The TOEFL iBT® test, delivered via the internet, contains 100 percent academic content created by working with institutions to identify the English-language demands faced by non-native English speakers.
It simulates actual tasks from classrooms — from understanding a lecture to participating in discussions and extracurricular activities.
Our researchers recorded examples of classroom teaching, study groups and student interactions at several institutions. They collected textbooks and packets from students' courses and compiled their findings into a language database called a "corpus." The language used in the TOEFL iBT test closely reflects what is used in everyday academic settings.
This ensures your applicants are equipped with the skills students need in a higher education classroom. Students who score well on the TOEFL iBT test are prepared for success at your institution and to go further in their careers.
Measure How Well Candidates Can Use English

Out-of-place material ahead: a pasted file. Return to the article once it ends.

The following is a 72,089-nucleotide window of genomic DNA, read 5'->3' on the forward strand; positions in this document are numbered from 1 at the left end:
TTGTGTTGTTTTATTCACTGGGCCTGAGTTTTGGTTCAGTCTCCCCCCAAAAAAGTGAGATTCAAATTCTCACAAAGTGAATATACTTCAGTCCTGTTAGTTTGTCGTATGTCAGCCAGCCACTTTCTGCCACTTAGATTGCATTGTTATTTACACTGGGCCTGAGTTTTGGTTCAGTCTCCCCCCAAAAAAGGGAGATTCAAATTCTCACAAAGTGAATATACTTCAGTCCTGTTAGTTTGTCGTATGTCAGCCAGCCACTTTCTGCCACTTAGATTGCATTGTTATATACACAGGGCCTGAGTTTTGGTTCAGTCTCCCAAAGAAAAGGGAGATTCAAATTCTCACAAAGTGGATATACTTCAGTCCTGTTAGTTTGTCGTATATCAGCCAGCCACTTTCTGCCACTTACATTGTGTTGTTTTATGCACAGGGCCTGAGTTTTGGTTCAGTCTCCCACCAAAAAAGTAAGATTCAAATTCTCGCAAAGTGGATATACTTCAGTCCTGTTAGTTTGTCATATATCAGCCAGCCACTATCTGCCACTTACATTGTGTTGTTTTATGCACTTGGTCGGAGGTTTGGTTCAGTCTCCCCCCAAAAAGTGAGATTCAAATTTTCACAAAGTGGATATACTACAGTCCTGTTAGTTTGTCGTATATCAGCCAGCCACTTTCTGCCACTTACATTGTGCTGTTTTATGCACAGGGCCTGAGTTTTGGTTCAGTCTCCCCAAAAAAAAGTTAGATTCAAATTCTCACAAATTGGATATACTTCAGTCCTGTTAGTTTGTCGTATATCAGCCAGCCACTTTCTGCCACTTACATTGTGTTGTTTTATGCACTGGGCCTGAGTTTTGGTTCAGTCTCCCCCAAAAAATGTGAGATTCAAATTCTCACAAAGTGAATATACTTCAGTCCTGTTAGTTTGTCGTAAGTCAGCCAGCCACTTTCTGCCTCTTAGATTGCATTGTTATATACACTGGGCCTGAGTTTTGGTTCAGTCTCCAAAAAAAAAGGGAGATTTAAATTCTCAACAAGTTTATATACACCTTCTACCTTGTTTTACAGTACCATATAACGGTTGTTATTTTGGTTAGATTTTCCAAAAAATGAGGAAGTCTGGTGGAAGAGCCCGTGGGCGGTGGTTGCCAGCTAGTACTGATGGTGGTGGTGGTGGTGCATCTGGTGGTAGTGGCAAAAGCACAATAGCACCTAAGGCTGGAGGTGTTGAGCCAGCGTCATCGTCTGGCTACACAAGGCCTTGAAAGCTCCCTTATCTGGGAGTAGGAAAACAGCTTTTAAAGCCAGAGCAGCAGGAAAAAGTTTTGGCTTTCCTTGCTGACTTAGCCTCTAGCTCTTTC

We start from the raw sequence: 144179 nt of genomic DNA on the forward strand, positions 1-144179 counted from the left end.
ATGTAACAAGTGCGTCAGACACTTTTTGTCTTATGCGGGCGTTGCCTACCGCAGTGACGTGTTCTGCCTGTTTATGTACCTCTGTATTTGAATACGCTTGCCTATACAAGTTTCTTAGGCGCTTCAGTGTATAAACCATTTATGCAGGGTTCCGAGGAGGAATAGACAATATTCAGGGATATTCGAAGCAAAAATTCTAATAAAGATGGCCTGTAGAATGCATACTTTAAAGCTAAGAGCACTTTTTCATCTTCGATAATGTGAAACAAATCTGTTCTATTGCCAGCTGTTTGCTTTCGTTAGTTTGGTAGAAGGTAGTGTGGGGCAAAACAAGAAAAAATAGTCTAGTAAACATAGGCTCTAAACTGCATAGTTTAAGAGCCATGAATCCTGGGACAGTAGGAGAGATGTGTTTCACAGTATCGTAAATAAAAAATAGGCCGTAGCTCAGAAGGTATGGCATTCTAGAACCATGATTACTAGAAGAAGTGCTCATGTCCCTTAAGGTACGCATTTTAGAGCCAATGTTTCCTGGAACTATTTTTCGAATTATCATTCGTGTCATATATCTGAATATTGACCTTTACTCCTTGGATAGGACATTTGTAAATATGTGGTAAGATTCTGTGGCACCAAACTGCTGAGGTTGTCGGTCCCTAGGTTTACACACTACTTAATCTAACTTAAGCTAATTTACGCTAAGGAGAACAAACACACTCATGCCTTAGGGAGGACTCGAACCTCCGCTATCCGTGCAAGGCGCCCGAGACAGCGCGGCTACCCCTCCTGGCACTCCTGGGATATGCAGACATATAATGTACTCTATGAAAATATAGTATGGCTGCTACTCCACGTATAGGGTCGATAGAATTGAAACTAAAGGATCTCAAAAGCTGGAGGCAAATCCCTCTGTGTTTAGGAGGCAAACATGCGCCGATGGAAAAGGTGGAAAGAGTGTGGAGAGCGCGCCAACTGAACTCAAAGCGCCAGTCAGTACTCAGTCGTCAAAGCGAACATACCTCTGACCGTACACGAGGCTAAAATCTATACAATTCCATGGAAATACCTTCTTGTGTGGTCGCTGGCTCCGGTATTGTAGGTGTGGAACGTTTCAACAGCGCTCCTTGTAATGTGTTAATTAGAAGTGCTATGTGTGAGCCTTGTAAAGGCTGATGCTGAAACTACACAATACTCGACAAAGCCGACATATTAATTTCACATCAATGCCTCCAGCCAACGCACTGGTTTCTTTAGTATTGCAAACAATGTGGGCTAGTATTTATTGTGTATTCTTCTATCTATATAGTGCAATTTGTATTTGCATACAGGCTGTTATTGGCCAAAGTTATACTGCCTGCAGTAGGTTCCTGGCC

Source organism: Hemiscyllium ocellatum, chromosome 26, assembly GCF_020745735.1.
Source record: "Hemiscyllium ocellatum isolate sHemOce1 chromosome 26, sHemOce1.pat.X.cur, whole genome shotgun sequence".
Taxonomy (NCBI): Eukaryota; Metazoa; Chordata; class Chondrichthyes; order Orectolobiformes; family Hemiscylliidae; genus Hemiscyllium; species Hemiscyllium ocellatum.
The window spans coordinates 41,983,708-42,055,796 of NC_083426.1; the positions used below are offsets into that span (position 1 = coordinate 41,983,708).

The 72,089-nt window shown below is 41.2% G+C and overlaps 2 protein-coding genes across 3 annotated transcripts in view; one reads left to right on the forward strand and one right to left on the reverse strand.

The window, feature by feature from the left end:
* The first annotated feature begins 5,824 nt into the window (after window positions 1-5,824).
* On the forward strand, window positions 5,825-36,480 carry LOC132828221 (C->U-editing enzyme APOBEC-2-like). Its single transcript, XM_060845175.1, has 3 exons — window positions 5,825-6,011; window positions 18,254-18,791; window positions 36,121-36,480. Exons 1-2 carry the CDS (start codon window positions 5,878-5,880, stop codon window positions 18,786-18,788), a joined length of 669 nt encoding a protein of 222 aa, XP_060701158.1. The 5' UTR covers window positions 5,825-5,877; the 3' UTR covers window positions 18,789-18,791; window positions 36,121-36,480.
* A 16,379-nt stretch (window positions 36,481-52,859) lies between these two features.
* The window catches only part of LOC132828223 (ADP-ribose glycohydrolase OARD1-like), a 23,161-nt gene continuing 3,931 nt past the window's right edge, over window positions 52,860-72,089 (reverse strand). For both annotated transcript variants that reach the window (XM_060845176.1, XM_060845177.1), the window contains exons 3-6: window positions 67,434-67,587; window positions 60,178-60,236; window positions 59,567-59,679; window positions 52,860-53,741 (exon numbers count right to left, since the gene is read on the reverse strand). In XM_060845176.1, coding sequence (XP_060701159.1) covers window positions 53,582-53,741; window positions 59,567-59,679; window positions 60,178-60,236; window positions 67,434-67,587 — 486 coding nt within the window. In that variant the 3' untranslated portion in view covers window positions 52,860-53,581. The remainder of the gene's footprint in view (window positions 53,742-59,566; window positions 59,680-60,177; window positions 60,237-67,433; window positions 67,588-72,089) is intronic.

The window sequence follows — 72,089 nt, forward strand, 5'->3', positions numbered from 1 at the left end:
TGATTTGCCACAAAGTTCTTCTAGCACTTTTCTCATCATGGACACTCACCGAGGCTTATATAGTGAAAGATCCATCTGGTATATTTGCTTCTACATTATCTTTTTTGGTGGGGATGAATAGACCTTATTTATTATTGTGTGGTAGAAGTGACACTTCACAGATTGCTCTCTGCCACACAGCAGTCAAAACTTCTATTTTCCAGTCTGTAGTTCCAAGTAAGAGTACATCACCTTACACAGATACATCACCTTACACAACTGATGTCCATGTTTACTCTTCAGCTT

The TOEFL iBT test uses integrated tasks to measure all 4 skills students need to communicate: reading, listening, speaking and writing. Students may read a passage, listen to a lecture, assimilate what they have learned and then speak or write just as they do in a classroom.
The TOEFL iBT test uses 6 different tasks to simulate and assess real academic speaking demands and provides test takers with feedback on 3 aspects of academic speaking proficiency:
- academic course content
- campus situations
- familiar topics
ETS has long been at the forefront of combatting test security concerns. Our strategy is a 3-pronged approach of prevention, detection and communication, which is designed to protect the integrity of test scores.